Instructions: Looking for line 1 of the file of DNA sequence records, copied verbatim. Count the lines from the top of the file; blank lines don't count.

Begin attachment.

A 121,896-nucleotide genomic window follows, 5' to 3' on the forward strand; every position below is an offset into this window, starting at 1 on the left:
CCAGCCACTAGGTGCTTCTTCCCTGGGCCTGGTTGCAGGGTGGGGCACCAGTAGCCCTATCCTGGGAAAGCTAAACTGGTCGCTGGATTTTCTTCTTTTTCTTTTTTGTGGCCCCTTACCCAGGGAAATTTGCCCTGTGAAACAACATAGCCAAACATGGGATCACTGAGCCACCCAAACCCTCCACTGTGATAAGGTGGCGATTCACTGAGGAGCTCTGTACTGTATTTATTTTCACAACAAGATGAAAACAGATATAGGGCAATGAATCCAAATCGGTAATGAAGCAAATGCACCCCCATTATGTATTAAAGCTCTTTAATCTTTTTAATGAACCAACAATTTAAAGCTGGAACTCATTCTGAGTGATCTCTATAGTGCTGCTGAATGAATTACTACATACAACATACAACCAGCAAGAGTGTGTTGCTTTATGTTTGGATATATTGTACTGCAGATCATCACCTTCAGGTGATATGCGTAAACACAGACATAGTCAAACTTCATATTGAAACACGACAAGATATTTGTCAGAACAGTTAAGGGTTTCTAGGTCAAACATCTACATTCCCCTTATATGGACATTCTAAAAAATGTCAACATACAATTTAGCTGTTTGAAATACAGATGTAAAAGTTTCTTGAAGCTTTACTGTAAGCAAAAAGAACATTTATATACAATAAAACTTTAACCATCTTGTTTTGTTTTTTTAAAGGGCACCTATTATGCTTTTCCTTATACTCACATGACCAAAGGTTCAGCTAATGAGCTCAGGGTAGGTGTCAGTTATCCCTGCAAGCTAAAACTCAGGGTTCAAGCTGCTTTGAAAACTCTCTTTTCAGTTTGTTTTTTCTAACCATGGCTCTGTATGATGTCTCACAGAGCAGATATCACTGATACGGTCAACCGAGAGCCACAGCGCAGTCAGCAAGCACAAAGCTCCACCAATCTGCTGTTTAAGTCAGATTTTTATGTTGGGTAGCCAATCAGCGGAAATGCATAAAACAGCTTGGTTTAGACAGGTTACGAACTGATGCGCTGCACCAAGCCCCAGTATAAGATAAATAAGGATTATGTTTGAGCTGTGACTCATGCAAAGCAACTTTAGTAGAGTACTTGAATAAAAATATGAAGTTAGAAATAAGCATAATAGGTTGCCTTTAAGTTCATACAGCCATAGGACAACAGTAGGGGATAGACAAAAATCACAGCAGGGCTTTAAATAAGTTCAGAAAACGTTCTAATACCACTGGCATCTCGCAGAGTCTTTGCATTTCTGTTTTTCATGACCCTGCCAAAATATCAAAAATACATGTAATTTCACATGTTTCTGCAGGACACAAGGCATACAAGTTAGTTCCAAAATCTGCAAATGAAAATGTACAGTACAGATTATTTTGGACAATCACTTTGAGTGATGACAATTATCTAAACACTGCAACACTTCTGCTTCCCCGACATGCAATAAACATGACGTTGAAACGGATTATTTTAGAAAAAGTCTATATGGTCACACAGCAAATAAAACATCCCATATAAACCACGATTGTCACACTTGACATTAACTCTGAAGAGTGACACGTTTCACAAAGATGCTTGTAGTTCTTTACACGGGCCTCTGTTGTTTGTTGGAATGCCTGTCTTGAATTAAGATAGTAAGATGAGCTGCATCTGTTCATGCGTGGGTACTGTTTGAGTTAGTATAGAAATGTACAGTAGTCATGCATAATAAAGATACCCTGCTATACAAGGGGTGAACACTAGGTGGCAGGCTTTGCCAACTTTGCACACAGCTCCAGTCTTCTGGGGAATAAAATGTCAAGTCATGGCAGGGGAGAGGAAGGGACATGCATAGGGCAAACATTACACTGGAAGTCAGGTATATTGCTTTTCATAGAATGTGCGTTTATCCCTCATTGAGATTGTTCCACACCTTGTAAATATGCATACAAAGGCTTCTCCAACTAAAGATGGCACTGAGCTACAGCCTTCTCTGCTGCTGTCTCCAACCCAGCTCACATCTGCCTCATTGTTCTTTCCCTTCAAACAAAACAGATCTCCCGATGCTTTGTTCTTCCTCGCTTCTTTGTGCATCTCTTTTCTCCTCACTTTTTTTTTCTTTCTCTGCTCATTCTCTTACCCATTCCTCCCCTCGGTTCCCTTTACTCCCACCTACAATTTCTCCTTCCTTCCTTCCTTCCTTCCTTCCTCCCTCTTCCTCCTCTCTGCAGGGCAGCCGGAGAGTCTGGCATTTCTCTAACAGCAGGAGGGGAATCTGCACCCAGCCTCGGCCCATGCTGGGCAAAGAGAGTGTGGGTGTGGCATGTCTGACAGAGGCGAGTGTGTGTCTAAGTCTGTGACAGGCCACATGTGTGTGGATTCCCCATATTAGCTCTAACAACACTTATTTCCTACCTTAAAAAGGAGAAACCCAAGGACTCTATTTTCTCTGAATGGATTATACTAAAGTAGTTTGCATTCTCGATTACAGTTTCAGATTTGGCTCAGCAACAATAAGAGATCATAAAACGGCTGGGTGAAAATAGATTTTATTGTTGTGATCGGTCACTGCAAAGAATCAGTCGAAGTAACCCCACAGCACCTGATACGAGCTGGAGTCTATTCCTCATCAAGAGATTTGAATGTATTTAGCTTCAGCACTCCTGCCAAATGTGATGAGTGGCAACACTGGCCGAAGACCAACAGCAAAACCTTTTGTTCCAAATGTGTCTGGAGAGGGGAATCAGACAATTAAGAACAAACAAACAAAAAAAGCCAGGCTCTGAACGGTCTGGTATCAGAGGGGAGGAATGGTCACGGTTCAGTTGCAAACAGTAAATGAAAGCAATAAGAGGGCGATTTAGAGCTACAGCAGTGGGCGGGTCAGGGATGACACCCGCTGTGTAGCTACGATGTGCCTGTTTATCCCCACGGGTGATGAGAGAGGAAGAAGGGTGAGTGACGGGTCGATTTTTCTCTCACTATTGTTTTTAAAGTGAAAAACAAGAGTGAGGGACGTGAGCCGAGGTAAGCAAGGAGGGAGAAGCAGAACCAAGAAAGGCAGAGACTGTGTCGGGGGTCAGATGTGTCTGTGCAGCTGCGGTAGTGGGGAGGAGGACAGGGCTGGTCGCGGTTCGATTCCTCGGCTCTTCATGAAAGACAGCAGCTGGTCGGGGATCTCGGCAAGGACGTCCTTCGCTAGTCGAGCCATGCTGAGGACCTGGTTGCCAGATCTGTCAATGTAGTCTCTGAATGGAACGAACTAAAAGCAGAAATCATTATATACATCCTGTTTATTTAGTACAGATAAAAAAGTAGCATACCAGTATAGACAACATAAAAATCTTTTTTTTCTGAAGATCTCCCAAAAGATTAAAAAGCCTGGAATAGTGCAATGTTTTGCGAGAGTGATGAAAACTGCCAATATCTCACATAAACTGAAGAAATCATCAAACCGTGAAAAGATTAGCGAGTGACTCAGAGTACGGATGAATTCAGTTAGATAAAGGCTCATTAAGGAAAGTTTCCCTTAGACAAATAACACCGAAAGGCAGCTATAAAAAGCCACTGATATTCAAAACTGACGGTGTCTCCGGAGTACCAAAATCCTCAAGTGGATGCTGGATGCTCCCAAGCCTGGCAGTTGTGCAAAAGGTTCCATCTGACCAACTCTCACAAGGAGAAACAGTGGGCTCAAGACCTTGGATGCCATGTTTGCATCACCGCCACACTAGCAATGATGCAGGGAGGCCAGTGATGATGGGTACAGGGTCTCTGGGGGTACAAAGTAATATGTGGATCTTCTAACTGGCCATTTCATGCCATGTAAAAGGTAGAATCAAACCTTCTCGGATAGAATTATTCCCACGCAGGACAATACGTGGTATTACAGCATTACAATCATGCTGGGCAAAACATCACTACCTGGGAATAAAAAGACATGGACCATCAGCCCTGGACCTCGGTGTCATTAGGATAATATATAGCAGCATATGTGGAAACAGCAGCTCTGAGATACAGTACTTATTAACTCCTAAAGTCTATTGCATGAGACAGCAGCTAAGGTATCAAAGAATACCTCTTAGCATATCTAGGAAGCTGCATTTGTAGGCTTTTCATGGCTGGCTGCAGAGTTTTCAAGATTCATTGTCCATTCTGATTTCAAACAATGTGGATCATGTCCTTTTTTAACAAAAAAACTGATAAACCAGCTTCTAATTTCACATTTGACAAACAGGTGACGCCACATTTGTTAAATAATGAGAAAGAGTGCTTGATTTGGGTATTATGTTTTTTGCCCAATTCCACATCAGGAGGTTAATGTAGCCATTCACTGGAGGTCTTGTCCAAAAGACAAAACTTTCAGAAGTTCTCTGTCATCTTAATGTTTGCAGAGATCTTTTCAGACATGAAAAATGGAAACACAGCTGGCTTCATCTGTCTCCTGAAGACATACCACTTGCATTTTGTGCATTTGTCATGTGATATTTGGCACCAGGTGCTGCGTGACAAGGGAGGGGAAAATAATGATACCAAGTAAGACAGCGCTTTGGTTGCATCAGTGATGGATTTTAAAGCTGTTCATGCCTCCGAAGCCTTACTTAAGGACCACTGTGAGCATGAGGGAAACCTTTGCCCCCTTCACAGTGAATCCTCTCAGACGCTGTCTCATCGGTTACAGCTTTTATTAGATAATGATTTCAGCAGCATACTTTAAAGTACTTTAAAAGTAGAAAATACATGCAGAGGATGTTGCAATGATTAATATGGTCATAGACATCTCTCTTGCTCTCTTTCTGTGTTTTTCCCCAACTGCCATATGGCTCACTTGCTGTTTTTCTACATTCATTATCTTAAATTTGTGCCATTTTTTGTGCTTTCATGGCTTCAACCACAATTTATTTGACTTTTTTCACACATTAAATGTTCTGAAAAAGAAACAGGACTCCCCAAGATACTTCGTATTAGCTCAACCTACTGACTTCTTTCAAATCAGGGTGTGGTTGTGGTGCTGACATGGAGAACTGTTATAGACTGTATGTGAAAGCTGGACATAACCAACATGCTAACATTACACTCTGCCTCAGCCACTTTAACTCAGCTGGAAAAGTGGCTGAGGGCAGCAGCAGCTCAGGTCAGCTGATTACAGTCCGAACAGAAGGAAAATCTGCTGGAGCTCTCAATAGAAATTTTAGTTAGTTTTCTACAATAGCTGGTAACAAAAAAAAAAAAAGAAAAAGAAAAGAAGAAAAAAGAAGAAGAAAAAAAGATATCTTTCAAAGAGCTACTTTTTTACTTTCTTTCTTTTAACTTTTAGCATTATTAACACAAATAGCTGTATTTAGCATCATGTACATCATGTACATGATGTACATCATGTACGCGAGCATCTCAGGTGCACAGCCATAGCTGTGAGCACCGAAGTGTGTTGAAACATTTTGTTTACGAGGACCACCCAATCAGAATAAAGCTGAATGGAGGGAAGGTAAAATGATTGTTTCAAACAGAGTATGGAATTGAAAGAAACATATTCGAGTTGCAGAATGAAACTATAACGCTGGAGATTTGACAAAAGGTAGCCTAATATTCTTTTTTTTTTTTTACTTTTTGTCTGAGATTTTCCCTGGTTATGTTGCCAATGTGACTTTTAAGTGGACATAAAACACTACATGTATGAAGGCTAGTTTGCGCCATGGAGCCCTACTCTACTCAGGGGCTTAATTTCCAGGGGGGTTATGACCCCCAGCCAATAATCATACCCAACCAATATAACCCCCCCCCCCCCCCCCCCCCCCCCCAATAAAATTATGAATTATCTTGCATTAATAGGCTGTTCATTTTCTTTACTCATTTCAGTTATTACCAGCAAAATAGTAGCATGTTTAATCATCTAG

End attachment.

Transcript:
A 121,896-nucleotide genomic window follows, 5' to 3' on the forward strand; every position below is an offset into this window, starting at 1 on the left: